Archive for June 2013

Musical Interlude: IoW Festival 2013 (Sunday)

I’m down at the Isle of Wight Festival (I’m not camping though) so I thought I’d post videos from some of the acts I see each day.

Steve Harley and Cockney Rebel – “Here Comes the Sun”:

Newton Faulkner – “Dream Catch Me”:

Boomtown Rats – “I Don’t Like Mondays”:

Paloma Faith – “Just Be”:

The Script – “Hall of Fame”:

Bon Jovi – “Always”:

Blondie – “Heart of Glass”:

Musical Interlude: IoW Festival 2013 (Saturday)

I’m down at the Isle of Wight Festival (I’m not camping though) so I thought I’d post videos from some of the acts I see each day.

Laura Mvula – “That’s Alright”:

Bonnie Raitt – “I Can’t Make You Love Me”:

Billie Arnold – “Valerie” (Cover):

Ben Howard – “Esmerelda”:

The Maccabees – “About Your Dress”:

Bloc Party – “One More Chance”:

The Killers – “Miss Atomic Bomb”:

Musical Interlude: IoW Festival 2013 (Friday)

I’m down at the Isle of Wight Festival (I’m not camping though) so I thought I’d post videos from some of the acts I see each day.

First up, it’s T’Pau with “Heart and Soul” (although I considered “China in Your Hand”):

The Levellers – “Another Man’s Cause”:

Jake Bugg – “Country Song”:

Fun. – “Some Nights”:

Paul Weller – “A Town Called Malice” (yes, I know that it’s actually from The Jam but the crowd didn’t get going until he wheeled out the old stuff):

I’d finish with something from The Stone Roses but, quite frankly, they were so damn boring I’m not going to inflict them on anyone else.

Comment Loonytunes

Whilst clearing out the spam folder today I came across this piece of utter nuttiness:

News from American Patriot Group: Sandy Hook school disobey the terrorist organization Bilderberg Group by not house training the little children to worship Satan. The Bilderberg Group also known as the illuminati sent a kill squad over to execute all those little children in school to make an example out of them. The message was: You must house train your little children, little niece, little nephews in America to worship the Devil in school or they all must die.

Less tinfoil hat, more full on Faraday cage.

On Spying

Like it or loathe it, espionage is part of a State’s foreign policy arsenal and any State which doesn’t practice it to some degree is missing a trick. Knowing what your allies as well as your enemies are planning before it occurs allows you to take advantage of any developing situation. Thus State spying will only cease when the whole concept of the Nation State ceases to exist…

… and even then the idea won’t die as trying to gain a jump on your competitors is only natural – corporations do it, sports teams also and so do individuals. When it takes place on the sports field or in the exam hall we call those practise it cheats – but outside?

For what we term the ‘advanced democracies’ military conflicts these days are generally remote affairs and so cross-border espionage is as likely (if not more) to be about the commercial and industrial secrets of our trading partners than state or military ones.

Any threat to these countries generally comes, these days, from single or groups of dissatisfied individuals (either internal or external) who look to conduct random acts of violence (or ‘terrorism’) against either civilian, military or governmental targets out of hatred, as a method of protest or misguided revenge, or for other petty reasons.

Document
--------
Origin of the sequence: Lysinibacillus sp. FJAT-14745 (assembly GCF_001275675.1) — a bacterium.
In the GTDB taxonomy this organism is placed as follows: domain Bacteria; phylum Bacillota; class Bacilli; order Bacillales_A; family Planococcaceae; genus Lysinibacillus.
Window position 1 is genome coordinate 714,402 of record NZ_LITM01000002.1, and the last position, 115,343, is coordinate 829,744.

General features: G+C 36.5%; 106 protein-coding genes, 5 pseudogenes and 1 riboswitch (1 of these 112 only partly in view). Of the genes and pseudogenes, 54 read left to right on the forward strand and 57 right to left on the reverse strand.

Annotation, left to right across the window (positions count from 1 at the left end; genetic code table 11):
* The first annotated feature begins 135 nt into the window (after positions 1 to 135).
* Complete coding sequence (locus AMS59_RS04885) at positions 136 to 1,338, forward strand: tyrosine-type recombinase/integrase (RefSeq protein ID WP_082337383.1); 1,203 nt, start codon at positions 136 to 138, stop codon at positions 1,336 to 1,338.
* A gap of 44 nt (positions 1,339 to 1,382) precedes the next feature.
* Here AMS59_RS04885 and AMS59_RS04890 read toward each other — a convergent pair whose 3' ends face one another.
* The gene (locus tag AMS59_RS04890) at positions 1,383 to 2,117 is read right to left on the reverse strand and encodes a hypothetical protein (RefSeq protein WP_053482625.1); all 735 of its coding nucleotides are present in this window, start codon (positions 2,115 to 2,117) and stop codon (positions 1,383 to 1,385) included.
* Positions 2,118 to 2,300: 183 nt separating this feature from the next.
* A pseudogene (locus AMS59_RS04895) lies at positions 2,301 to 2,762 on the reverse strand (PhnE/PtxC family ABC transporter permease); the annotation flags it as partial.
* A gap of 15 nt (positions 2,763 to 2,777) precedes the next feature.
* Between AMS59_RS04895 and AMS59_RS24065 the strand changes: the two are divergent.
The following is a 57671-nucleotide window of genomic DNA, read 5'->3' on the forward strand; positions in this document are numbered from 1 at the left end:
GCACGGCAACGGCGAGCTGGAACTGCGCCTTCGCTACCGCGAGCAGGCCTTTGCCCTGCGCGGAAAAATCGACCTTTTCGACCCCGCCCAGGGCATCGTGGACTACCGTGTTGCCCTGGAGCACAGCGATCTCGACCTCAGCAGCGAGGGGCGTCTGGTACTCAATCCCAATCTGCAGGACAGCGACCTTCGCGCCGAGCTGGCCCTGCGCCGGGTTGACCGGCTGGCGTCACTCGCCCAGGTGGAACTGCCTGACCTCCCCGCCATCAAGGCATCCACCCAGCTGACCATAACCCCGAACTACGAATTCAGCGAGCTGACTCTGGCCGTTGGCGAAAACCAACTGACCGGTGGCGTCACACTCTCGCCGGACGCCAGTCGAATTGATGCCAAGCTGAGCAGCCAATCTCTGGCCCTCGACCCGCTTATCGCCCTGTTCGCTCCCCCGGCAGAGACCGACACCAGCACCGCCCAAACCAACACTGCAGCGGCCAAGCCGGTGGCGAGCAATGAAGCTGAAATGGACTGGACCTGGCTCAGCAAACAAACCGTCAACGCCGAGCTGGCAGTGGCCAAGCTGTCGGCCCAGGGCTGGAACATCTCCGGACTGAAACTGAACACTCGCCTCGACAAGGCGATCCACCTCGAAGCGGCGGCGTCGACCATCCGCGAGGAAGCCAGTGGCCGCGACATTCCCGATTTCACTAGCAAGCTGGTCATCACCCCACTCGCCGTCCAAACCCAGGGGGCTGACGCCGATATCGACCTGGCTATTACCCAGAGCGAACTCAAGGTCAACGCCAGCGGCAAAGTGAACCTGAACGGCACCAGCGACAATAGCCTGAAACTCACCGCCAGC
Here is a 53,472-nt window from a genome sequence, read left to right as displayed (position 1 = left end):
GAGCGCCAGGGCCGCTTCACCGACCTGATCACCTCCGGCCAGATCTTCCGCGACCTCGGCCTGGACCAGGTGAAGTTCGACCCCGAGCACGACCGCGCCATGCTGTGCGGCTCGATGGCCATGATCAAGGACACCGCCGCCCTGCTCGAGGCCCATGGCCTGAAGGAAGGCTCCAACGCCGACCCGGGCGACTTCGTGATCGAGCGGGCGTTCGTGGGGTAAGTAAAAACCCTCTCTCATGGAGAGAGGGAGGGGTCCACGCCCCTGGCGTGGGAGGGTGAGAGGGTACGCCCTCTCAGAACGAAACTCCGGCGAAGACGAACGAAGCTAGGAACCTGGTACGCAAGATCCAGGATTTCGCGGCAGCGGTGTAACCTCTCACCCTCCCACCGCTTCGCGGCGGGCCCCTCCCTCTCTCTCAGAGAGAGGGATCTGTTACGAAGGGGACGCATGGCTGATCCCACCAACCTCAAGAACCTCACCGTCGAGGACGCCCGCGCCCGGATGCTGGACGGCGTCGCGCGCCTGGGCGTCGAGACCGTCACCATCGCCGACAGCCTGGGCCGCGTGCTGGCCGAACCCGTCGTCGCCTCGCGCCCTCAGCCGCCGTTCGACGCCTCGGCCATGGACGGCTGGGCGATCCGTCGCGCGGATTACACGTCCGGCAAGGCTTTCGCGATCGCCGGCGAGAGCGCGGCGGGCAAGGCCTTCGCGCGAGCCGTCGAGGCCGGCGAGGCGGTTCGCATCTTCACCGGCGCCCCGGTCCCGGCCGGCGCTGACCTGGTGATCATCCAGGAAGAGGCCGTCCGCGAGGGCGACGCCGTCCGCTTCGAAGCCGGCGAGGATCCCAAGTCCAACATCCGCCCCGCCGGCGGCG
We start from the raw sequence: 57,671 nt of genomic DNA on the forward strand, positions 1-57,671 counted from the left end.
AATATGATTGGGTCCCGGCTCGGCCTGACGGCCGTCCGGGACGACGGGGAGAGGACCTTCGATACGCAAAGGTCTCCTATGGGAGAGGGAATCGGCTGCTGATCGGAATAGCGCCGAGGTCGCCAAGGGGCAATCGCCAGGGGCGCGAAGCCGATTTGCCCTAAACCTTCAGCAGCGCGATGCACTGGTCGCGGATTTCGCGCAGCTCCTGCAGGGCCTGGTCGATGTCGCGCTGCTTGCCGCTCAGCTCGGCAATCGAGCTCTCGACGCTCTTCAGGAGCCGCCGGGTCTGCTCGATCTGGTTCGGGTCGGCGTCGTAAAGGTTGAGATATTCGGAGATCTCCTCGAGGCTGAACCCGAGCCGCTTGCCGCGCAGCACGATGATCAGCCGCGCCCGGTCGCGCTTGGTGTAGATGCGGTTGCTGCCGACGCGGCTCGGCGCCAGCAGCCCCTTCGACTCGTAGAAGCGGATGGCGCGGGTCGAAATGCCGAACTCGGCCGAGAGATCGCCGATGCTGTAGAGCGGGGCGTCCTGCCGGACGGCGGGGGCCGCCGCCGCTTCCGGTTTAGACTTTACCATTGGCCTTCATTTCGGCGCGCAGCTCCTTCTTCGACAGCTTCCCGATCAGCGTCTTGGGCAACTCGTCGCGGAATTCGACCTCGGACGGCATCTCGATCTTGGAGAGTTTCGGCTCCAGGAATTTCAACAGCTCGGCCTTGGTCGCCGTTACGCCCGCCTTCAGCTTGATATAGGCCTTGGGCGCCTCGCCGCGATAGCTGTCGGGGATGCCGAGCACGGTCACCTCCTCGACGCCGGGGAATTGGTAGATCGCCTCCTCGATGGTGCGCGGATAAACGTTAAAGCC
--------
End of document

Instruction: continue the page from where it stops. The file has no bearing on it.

It is these people whom Western governments are more concerned about these days but whom it is much harder to spy upon as there are laws (and civil liberty concerns) about spying on domestic populations which simply do not apply to foreign ones.

Previously the smarter governments (UK, USA to name but two) have got around the need to have court authorisation for domestic signals intelligence (SIGINT) gathering (which they wouldn’t have got) by exchanging the information they collected on each other’s populations. The rise of the internet and changing technology has made this harder though and as a result attempts are made by governments (prompted, possibly, by their internal security apparatuses) to monitor populations directly, trampling over and, often, completely ignoring the civil liberty infringements which accompany such a move.

The problem with large-scale data collection, as laid out over at The New Liberty in regards to the ongoing PRISM relevations, is simply that so much data is transmitted electronically these days that it is highly improbable that it could all be stored by central government. Much more likely is that they store the metadata (still a not inconsiderable amount).

Secondly, governments who choose to undertake such mass surveillance have to process the data collected. By far the vast majority of what they collect will be static, stuff that needs to be filtered out in the search for useful information. Programming techniques will deal with a lot of this but they will still be left with false-positives which need to be examined by human beings before they can be safely discarded. There will also be false-negatives – and these may not be discovered until after something horrible occurs.

Even once any useful information is uncovered, governments need to have the human resources (HUMINT) in order to be able to analyse and follow-up on it – whether this means getting a court order to obtain more detailed SIGINT on the subject or just the number of warm bodies necessary to conduct long-term surveillance operations against them. Then you have to check every person the target comes into contact with just to work out whether or not there is a possible connection.

Spying on people can be a time-consuming, labour intensive and potentially fruitless task… and attacks will still happen. Attacks which will lead to calls by useful idiots and the media (but I repeat myself) for yet more surveillance, more restraints on liberties and thus more static to be sorted through in order to find the proverbial needle in the haystack…